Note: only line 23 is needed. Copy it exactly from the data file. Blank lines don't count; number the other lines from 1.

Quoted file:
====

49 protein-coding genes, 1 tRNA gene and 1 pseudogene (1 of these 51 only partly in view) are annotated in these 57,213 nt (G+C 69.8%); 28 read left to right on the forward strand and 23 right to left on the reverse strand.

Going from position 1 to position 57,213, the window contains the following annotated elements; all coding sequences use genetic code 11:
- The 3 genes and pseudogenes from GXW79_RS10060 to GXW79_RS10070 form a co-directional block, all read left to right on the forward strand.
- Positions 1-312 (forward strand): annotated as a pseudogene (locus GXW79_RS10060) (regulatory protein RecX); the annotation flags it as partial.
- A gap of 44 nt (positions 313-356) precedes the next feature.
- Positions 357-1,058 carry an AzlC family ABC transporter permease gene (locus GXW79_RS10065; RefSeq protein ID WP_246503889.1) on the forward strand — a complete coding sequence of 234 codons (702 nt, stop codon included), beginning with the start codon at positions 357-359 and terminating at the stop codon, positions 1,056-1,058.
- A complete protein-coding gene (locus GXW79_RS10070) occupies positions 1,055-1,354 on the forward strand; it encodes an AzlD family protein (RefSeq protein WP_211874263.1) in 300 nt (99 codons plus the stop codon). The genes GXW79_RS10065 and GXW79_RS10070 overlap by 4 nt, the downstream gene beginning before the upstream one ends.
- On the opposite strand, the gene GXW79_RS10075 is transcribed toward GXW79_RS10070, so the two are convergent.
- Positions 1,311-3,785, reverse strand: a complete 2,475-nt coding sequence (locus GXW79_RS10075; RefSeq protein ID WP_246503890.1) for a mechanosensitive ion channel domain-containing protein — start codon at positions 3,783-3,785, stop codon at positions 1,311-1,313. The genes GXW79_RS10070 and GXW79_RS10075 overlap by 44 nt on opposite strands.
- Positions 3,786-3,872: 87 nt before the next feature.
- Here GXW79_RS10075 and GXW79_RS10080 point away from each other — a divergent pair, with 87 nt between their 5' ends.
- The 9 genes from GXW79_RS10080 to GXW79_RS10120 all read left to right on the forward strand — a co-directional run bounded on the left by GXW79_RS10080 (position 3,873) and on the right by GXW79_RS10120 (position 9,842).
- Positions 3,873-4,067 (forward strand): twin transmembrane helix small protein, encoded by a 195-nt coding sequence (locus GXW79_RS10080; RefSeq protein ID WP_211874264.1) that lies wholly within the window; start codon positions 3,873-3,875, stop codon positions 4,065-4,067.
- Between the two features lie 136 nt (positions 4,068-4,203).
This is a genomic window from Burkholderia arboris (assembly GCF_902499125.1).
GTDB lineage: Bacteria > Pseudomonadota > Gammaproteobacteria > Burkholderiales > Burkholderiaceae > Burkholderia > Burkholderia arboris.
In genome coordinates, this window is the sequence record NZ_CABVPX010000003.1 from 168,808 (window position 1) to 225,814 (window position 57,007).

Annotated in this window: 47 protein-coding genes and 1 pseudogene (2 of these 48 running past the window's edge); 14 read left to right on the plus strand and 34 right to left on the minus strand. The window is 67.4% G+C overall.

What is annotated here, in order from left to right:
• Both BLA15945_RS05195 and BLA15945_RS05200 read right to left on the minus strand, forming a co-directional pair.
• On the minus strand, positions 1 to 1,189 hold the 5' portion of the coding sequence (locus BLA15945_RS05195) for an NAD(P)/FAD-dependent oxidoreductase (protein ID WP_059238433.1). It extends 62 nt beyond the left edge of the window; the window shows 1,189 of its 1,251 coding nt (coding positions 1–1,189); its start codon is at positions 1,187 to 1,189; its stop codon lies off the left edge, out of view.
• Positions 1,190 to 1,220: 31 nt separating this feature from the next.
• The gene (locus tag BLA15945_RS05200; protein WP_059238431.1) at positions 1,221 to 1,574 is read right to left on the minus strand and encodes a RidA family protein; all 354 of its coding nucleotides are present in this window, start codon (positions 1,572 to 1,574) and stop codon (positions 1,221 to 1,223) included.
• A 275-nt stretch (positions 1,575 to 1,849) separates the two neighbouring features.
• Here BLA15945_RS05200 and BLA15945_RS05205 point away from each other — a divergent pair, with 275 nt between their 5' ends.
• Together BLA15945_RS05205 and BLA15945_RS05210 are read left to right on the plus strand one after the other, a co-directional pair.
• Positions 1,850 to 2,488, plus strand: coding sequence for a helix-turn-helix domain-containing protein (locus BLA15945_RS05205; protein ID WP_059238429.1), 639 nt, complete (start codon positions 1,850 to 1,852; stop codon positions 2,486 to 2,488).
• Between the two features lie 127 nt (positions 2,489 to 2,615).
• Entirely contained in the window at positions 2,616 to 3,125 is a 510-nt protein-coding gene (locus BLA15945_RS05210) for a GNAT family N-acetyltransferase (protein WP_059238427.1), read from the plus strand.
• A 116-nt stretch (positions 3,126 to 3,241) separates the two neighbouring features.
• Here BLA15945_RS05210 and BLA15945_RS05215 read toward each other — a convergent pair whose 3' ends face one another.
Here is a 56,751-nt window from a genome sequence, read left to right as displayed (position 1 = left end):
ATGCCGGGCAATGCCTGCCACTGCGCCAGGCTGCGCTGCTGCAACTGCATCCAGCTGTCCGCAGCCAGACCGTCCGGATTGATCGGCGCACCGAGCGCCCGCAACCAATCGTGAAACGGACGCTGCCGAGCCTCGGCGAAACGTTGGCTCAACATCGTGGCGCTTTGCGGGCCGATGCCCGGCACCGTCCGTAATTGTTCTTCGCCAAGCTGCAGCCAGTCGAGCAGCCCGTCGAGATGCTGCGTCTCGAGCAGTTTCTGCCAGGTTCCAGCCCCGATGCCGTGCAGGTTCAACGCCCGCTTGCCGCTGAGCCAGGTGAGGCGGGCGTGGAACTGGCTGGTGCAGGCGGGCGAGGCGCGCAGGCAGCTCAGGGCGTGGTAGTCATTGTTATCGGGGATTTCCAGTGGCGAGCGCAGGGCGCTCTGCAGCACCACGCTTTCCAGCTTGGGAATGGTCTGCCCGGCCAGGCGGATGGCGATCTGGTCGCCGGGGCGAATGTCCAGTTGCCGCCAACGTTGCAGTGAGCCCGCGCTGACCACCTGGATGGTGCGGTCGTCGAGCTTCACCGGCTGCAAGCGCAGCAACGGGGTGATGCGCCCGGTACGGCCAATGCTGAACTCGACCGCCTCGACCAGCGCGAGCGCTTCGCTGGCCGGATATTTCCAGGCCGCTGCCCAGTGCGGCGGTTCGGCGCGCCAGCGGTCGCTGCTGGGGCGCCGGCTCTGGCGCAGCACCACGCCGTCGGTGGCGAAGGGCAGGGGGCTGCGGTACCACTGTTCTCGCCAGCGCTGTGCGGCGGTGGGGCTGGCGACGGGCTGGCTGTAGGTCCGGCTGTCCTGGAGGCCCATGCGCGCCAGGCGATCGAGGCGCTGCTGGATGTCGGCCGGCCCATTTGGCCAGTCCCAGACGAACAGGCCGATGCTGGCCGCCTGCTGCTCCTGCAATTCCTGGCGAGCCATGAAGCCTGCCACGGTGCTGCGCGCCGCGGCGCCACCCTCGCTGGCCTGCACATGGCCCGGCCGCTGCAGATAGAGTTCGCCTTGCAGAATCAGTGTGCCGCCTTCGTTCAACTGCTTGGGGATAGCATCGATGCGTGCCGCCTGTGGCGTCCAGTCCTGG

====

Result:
• The gene (locus tag BLA15945_RS05200; protein WP_059238431.1) at positions 1,221 to 1,574 is read right to left on the minus strand and encodes a RidA family protein; all 354 of its coding nucleotides are present in this window, start codon (positions 1,572 to 1,574) and stop codon (positions 1,221 to 1,223) included.